This Mesmerizing Glass House Is Also a Photographer's Lakeside Studio

This Mesmerizing Glass House Is Also a Photographer's Lakeside Studio

By Anna Squier
Set at the edge of Stoney Lake in Ontario, Canada, is a photographer's home, studio, and boat house. The glass box unites landscape and architecture while providing ideal spaces for photography, programmatic functions for living, and boat storage.

Designed by Toronto-based studio GH3, the building is continuously diffused with natural light thanks to a northern orientation, making it conducive to photography production. The glass exterior provides engagement with the landscape and an ever-changing backdrop of lake view vistas.  A supporting granite plinth, dark in appearance, blends into the surroundings while supporting the spaces atop as a glowing box. 

The transparent facade, a continuous curtain wall of Starphire glass, is a functional skin system, not only providing the necessary lighting qualities, but also natural ventilation.  Sliding panes in the glass skin allow the facade to open in warmer months to capture the lakeside breezes.  A continuous automated blind system creates a second layer of functional skin, transforming the interior into an enclosed, private space, and the exterior into a reflector of its surroundings.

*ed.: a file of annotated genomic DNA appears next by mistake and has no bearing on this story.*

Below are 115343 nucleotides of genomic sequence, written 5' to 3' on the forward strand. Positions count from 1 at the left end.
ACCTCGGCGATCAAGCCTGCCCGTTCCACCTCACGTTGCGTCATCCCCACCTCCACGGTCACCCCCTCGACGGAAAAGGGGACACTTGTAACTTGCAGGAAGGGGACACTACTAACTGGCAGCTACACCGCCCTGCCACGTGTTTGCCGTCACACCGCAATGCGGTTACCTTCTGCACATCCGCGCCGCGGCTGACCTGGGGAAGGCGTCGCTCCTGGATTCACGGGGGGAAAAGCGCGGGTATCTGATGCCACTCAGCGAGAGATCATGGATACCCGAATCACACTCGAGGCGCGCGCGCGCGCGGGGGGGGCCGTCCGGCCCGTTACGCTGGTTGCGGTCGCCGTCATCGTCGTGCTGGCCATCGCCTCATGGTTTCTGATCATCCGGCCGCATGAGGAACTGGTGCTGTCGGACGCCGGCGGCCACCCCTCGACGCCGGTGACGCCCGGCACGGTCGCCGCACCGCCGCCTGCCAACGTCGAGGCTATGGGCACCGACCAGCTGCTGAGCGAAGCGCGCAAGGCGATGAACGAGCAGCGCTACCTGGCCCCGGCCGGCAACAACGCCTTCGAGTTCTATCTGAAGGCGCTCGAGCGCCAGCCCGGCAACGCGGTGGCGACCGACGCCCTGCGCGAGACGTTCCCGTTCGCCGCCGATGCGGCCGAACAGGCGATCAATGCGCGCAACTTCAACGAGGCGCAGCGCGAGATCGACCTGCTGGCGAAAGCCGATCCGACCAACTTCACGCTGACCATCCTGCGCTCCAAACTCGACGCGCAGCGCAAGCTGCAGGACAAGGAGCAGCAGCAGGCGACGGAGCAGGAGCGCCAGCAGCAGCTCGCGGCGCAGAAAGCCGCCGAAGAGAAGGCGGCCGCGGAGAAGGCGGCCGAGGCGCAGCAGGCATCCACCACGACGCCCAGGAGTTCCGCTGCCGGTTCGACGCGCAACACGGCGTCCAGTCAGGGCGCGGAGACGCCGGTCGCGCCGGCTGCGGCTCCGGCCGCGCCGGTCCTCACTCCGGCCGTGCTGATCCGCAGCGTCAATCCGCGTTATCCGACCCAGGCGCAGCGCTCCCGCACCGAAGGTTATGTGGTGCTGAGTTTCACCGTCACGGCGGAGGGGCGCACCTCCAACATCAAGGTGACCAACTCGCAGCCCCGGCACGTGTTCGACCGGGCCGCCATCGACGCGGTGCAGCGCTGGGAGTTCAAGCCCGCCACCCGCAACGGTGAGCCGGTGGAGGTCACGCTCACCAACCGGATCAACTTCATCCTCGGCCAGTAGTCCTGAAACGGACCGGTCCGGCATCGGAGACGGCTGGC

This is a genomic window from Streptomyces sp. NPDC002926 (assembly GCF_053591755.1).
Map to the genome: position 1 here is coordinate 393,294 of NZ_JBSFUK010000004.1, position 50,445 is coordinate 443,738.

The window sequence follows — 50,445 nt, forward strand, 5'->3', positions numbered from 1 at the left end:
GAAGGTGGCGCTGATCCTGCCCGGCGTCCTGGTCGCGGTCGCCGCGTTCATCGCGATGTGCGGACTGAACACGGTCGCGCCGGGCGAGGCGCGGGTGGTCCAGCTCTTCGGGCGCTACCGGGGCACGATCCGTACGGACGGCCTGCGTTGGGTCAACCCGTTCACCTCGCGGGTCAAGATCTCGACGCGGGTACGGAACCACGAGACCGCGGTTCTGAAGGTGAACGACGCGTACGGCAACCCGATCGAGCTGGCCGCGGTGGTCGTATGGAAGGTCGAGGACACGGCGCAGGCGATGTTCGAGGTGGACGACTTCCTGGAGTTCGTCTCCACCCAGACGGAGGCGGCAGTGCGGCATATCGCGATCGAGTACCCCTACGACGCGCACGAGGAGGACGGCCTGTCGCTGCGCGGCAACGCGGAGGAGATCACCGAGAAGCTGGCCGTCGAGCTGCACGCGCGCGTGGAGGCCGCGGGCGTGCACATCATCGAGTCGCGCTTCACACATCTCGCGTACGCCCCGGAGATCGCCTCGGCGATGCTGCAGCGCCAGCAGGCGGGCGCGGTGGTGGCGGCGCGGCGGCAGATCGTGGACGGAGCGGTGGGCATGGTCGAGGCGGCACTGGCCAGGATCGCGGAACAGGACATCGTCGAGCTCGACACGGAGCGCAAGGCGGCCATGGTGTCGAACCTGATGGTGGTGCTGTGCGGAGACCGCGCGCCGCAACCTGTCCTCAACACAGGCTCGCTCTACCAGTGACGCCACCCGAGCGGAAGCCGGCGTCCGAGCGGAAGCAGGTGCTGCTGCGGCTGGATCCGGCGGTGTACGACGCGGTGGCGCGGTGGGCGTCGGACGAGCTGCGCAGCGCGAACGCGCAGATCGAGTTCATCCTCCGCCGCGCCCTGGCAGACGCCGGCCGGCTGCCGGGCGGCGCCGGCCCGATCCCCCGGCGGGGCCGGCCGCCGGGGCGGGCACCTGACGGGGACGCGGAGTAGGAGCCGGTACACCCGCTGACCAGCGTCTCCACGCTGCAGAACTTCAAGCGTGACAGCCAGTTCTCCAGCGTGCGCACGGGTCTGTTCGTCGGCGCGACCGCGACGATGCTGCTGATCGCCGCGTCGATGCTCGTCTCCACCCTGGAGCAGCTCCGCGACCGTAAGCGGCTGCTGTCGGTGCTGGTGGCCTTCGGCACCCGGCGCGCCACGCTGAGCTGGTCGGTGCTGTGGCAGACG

Supporting below, the granite structure houses the boats, while also providing thermal comfort and eliminating the need for active heating in cooler months.  The south-facing entrance is accessed atop the granite plinth. 

Inside, a solid mass of programmatic functions and vertical circulation is arranged in a simple, efficient volume along the south, allowing views to open up to the north.  The mezzanine space suspended above the main living area combines sleeping, bath, and wardrobe in a coexisting small footprint. A consistent theme of layered spaces and views carries from the exterior skin through the interior.  Interior partitions clad with seamless, white lacquered panels allow light to pass through.

The simple arrangement of order, beauty, and landscape evident within the glass box creates a modernist live/work studio with deciding qualities of simple open spaces, interior and exterior connectivity, and material simplicity.  


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